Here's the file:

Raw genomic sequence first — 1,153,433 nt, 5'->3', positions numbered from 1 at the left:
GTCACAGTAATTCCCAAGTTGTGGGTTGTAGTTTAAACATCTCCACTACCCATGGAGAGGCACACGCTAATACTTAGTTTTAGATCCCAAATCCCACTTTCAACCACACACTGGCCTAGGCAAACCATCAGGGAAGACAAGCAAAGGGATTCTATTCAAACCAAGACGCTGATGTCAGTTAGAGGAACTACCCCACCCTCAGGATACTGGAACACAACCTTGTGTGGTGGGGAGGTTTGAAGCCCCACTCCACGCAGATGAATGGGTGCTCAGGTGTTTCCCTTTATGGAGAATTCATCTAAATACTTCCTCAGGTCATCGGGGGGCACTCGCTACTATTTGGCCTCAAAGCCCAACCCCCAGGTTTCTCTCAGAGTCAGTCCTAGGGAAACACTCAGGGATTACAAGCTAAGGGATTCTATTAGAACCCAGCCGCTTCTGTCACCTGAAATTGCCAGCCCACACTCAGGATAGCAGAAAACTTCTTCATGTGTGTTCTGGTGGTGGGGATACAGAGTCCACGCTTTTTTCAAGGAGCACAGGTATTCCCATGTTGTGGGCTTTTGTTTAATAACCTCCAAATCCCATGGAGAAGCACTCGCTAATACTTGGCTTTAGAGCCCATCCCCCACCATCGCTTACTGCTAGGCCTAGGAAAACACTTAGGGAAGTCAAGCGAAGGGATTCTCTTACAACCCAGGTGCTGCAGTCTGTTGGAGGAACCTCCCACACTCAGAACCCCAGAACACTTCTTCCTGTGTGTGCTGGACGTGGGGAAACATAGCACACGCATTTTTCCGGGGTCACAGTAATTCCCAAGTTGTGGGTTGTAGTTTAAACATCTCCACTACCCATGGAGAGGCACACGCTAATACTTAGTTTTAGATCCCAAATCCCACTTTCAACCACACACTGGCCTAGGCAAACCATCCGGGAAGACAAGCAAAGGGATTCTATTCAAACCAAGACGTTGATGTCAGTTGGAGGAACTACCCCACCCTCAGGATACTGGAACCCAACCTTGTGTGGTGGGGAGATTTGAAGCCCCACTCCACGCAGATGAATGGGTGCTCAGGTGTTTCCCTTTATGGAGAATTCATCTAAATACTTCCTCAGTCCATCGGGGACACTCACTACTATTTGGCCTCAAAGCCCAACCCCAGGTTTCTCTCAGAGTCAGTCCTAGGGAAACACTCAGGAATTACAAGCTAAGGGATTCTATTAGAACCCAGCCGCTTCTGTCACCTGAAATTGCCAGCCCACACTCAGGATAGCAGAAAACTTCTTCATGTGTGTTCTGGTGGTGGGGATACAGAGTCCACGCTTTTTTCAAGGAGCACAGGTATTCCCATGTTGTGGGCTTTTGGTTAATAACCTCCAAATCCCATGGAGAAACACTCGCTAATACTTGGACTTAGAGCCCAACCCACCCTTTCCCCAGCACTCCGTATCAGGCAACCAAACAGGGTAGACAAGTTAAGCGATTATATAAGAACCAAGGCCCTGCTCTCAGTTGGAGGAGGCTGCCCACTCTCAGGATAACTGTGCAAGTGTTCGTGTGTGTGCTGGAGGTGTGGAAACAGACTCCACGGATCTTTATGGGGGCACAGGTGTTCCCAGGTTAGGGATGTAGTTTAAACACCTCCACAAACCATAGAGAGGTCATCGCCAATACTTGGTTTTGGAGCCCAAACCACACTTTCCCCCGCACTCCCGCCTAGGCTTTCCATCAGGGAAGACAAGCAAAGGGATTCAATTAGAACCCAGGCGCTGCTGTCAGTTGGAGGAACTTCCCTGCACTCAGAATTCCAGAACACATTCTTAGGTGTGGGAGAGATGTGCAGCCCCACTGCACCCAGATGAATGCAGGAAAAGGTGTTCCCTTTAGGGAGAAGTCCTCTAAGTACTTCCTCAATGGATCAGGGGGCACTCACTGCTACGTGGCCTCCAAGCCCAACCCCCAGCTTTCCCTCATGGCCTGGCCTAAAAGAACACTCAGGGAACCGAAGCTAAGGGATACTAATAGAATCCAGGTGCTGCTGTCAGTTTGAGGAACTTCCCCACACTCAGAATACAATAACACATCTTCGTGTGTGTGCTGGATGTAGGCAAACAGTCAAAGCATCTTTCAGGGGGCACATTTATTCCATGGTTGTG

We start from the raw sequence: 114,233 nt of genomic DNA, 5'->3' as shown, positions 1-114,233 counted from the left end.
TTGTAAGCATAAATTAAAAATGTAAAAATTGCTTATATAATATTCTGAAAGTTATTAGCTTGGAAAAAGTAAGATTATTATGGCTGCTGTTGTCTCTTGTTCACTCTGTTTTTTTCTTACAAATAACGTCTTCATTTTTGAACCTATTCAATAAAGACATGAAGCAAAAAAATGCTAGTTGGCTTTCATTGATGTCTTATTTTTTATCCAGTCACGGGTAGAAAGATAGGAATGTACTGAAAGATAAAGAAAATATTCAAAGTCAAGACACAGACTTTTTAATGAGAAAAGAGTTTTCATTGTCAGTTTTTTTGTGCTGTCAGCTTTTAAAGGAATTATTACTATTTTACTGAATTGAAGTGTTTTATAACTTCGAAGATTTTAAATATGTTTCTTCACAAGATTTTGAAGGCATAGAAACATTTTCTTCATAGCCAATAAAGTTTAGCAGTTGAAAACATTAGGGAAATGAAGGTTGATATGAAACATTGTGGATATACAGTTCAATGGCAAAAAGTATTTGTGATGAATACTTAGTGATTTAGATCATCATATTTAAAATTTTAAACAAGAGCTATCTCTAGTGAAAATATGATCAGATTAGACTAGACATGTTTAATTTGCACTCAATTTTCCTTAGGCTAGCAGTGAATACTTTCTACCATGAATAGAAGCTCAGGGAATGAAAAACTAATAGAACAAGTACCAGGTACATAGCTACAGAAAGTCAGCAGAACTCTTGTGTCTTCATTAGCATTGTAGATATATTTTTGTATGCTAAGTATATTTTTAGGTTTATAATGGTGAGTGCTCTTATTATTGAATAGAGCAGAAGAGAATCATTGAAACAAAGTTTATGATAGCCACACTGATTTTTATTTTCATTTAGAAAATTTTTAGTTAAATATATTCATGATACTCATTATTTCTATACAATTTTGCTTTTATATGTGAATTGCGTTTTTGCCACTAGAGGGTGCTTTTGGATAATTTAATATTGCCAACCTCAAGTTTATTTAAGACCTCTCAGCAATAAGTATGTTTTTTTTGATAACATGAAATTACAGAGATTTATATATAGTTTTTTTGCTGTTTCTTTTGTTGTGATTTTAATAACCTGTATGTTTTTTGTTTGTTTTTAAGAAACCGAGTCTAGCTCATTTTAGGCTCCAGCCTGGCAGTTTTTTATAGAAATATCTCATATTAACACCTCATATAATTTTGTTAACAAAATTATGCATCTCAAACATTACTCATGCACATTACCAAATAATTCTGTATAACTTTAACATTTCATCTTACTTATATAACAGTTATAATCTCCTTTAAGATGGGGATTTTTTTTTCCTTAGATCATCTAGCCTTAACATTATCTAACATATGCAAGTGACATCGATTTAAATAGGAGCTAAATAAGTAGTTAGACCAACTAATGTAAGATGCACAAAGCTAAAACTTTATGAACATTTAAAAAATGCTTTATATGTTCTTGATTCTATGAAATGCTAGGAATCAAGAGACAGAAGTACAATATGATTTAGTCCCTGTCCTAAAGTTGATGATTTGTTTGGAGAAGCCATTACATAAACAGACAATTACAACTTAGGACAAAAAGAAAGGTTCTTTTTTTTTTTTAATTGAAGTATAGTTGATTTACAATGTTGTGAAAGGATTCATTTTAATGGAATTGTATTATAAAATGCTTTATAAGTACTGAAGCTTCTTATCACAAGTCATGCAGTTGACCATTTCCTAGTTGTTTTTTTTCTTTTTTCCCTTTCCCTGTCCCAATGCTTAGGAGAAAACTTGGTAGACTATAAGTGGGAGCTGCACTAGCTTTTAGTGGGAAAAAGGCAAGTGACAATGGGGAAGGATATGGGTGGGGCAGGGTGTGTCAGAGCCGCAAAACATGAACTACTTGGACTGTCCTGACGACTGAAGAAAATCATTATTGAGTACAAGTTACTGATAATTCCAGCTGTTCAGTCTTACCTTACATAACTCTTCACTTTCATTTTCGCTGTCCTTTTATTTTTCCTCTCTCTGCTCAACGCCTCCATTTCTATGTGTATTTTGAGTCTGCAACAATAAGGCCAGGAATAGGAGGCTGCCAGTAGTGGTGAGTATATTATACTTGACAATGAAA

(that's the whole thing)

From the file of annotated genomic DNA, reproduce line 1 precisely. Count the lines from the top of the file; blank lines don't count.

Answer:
Raw genomic sequence first — 1,153,433 nt, 5'->3', positions numbered from 1 at the left: